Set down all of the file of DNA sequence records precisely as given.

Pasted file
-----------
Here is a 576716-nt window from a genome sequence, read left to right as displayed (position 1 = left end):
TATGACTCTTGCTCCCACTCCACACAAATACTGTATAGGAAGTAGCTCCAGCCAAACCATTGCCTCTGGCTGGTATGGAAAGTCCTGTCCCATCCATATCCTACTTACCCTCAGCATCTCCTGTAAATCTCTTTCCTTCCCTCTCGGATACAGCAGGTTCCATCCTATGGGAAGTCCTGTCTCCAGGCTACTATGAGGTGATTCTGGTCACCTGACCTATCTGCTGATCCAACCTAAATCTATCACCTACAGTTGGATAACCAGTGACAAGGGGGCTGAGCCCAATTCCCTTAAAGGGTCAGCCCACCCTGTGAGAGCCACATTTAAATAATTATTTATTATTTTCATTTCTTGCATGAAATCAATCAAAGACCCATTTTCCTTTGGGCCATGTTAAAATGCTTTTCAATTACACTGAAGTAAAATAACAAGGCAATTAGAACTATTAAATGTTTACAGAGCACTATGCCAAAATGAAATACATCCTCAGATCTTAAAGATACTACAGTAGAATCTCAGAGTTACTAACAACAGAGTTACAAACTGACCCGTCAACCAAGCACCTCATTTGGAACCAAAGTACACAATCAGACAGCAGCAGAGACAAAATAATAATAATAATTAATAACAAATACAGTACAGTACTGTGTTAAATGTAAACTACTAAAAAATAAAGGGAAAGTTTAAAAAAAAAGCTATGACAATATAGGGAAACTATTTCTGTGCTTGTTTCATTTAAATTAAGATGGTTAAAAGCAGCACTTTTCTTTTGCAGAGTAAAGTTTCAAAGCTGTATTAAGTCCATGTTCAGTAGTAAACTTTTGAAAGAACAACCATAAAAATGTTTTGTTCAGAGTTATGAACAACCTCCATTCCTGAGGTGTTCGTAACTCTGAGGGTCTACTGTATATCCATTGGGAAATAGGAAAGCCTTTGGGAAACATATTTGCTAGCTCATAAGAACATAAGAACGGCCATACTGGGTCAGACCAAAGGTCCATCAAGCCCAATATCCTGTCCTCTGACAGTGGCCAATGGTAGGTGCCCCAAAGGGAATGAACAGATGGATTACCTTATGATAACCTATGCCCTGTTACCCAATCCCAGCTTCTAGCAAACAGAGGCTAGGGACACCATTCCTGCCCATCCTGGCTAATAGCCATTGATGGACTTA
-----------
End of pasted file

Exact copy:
Here is a 576716-nt window from a genome sequence, read left to right as displayed (position 1 = left end):
TATGACTCTTGCTCCCACTCCACACAAATACTGTATAGGAAGTAGCTCCAGCCAAACCATTGCCTCTGGCTGGTATGGAAAGTCCTGTCCCATCCATATCCTACTTACCCTCAGCATCTCCTGTAAATCTCTTTCCTTCCCTCTCGGATACAGCAGGTTCCATCCTATGGGAAGTCCTGTCTCCAGGCTACTATGAGGTGATTCTGGTCACCTGACCTATCTGCTGATCCAACCTAAATCTATCACCTACAGTTGGATAACCAGTGACAAGGGGGCTGAGCCCAATTCCCTTAAAGGGTCAGCCCACCCTGTGAGAGCCACATTTAAATAATTATTTATTATTTTCATTTCTTGCATGAAATCAATCAAAGACCCATTTTCCTTTGGGCCATGTTAAAATGCTTTTCAATTACACTGAAGTAAAATAACAAGGCAATTAGAACTATTAAATGTTTACAGAGCACTATGCCAAAATGAAATACATCCTCAGATCTTAAAGATACTACAGTAGAATCTCAGAGTTACTAACAACAGAGTTACAAACTGACCCGTCAACCAAGCACCTCATTTGGAACCAAAGTACACAATCAGACAGCAGCAGAGACAAAATAATAATAATAATTAATAACAAATACAGTACAGTACTGTGTTAAATGTAAACTACTAAAAAATAAAGGGAAAGTTTAAAAAAAAAGCTATGACAATATAGGGAAACTATTTCTGTGCTTGTTTCATTTAAATTAAGATGGTTAAAAGCAGCACTTTTCTTTTGCAGAGTAAAGTTTCAAAGCTGTATTAAGTCCATGTTCAGTAGTAAACTTTTGAAAGAACAACCATAAAAATGTTTTGTTCAGAGTTATGAACAACCTCCATTCCTGAGGTGTTCGTAACTCTGAGGGTCTACTGTATATCCATTGGGAAATAGGAAAGCCTTTGGGAAACATATTTGCTAGCTCATAAGAACATAAGAACGGCCATACTGGGTCAGACCAAAGGTCCATCAAGCCCAATATCCTGTCCTCTGACAGTGGCCAATGGTAGGTGCCCCAAAGGGAATGAACAGATGGATTACCTTATGATAACCTATGCCCTGTTACCCAATCCCAGCTTCTAGCAAACAGAGGCTAGGGACACCATTCCTGCCCATCCTGGCTAATAGCCATTGATGGACTTA